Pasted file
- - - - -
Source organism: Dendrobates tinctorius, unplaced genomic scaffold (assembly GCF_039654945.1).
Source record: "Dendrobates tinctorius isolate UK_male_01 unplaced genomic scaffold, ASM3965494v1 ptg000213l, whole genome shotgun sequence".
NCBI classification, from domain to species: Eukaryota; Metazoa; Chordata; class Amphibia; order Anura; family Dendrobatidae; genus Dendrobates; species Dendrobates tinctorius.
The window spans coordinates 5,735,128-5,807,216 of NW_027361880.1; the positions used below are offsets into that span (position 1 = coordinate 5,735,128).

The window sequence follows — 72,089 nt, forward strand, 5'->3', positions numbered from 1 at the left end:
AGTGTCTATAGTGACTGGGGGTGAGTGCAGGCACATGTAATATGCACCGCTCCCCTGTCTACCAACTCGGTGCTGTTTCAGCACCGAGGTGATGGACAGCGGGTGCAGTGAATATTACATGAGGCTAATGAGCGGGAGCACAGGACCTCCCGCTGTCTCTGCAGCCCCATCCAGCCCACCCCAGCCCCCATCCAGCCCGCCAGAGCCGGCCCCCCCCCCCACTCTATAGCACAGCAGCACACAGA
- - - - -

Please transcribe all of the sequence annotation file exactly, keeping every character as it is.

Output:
Source organism: Dendrobates tinctorius, unplaced genomic scaffold (assembly GCF_039654945.1).
Source record: "Dendrobates tinctorius isolate UK_male_01 unplaced genomic scaffold, ASM3965494v1 ptg000213l, whole genome shotgun sequence".
NCBI classification, from domain to species: Eukaryota; Metazoa; Chordata; class Amphibia; order Anura; family Dendrobatidae; genus Dendrobates; species Dendrobates tinctorius.
The window spans coordinates 5,735,128-5,807,216 of NW_027361880.1; the positions used below are offsets into that span (position 1 = coordinate 5,735,128).

The window sequence follows — 72,089 nt, forward strand, 5'->3', positions numbered from 1 at the left end:
AGTGTCTATAGTGACTGGGGGTGAGTGCAGGCACATGTAATATGCACCGCTCCCCTGTCTACCAACTCGGTGCTGTTTCAGCACCGAGGTGATGGACAGCGGGTGCAGTGAATATTACATGAGGCTAATGAGCGGGAGCACAGGACCTCCCGCTGTCTCTGCAGCCCCATCCAGCCCACCCCAGCCCCCATCCAGCCCGCCAGAGCCGGCCCCCCCCCCCACTCTATAGCACAGCAGCACACAGA